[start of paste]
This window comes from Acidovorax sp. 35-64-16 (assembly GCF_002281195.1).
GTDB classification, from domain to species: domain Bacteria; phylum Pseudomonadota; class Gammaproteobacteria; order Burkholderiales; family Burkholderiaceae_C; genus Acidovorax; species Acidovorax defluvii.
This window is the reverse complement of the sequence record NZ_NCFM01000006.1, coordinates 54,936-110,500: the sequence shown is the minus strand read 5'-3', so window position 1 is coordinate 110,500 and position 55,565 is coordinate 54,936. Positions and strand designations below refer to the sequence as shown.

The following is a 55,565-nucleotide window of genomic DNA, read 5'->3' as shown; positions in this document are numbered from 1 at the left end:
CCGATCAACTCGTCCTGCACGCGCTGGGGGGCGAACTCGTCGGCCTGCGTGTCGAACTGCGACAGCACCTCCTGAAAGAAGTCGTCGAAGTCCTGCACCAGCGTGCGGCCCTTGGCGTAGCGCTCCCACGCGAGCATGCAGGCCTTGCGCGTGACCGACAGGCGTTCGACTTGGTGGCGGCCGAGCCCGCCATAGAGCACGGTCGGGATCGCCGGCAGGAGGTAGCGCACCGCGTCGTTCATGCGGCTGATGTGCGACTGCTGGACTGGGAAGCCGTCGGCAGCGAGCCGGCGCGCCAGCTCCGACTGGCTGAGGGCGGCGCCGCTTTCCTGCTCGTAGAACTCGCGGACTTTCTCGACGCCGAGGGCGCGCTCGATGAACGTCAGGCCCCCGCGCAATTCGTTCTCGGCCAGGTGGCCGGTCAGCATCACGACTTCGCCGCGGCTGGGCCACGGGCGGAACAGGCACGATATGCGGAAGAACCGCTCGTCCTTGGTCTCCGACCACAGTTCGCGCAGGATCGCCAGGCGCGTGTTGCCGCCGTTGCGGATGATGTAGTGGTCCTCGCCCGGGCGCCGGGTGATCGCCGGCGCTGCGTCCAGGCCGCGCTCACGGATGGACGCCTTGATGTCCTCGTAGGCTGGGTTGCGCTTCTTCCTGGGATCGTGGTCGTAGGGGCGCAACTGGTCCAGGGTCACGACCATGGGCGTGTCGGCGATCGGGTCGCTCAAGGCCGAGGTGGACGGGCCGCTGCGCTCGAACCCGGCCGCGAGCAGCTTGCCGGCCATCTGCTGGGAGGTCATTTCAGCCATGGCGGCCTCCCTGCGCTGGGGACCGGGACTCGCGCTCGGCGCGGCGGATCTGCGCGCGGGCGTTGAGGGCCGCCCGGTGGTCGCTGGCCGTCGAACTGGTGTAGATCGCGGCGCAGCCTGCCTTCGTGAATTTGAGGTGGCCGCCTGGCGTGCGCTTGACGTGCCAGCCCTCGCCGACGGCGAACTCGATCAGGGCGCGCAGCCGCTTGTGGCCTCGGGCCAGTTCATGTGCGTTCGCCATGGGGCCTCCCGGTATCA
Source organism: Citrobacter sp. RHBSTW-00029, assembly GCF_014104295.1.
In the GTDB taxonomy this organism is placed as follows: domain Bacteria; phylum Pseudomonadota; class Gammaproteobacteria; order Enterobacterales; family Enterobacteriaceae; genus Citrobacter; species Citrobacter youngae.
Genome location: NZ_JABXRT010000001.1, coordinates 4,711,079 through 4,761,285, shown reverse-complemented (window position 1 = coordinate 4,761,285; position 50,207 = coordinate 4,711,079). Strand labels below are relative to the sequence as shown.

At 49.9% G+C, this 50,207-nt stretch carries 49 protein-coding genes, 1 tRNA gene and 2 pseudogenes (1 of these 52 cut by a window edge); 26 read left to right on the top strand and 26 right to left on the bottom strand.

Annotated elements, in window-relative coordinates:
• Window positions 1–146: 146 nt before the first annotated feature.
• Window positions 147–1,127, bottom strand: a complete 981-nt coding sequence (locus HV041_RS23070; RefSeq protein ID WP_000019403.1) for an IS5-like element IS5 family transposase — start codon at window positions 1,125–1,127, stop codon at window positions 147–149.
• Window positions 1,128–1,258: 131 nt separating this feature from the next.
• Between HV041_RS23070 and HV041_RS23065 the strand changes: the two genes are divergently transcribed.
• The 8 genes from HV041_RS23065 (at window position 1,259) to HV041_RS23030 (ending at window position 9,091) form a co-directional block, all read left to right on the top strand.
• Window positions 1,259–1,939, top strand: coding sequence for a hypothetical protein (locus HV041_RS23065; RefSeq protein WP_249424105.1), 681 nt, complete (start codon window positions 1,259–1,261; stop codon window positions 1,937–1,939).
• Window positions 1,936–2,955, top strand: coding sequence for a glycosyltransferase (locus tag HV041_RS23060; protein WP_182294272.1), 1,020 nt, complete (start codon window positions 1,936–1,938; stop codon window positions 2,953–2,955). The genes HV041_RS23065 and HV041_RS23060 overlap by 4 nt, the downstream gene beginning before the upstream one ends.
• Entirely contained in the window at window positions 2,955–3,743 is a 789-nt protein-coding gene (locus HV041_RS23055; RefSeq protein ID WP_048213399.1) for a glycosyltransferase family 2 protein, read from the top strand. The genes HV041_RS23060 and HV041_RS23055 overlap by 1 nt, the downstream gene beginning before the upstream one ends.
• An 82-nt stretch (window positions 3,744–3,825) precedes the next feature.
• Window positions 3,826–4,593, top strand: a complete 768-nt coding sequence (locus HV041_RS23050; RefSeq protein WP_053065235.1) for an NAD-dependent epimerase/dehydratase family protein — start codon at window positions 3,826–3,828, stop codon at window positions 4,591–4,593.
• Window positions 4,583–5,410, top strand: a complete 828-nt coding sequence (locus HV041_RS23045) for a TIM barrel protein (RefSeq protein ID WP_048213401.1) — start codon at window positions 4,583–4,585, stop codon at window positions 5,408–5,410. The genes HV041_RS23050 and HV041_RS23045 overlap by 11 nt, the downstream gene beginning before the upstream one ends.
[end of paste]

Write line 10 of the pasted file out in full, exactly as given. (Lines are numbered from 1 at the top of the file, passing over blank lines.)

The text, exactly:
Annotated elements, in window-relative coordinates: